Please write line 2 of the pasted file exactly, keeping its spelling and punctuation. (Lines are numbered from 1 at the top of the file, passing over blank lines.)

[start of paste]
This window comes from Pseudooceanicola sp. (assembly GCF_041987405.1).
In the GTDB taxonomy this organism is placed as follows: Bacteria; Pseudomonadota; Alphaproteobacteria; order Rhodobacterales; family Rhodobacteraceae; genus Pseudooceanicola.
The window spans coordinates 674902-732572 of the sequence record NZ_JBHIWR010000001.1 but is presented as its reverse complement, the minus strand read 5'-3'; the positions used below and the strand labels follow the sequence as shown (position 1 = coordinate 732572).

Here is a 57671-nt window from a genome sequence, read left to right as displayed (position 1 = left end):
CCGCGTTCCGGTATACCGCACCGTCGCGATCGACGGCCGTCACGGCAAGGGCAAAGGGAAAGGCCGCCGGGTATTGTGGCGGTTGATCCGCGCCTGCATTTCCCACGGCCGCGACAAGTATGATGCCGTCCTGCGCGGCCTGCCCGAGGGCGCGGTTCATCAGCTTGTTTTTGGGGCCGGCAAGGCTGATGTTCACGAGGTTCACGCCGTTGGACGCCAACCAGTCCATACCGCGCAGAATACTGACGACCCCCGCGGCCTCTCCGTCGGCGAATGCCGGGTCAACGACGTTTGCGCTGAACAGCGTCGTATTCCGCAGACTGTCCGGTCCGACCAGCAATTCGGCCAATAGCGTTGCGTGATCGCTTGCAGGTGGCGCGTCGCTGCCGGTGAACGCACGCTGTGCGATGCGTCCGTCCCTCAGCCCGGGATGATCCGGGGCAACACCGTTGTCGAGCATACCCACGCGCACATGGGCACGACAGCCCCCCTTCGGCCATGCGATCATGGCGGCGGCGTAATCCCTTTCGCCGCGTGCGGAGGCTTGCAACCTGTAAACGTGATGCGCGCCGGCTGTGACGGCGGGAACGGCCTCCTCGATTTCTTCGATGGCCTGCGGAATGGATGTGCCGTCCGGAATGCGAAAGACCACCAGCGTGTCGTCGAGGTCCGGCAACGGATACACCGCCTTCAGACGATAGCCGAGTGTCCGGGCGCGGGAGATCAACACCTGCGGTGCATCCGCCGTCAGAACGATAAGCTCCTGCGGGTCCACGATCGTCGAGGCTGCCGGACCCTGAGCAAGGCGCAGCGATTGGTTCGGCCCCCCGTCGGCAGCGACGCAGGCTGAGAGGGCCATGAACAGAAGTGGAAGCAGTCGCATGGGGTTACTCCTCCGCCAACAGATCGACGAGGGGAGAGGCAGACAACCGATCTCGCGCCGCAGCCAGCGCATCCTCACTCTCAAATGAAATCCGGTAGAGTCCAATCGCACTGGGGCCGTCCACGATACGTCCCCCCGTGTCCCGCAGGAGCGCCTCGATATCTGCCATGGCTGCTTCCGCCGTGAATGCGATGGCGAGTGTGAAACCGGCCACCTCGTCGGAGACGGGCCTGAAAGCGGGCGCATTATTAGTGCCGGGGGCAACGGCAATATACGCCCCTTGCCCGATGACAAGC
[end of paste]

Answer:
In the GTDB taxonomy this organism is placed as follows: Bacteria; Pseudomonadota; Alphaproteobacteria; order Rhodobacterales; family Rhodobacteraceae; genus Pseudooceanicola.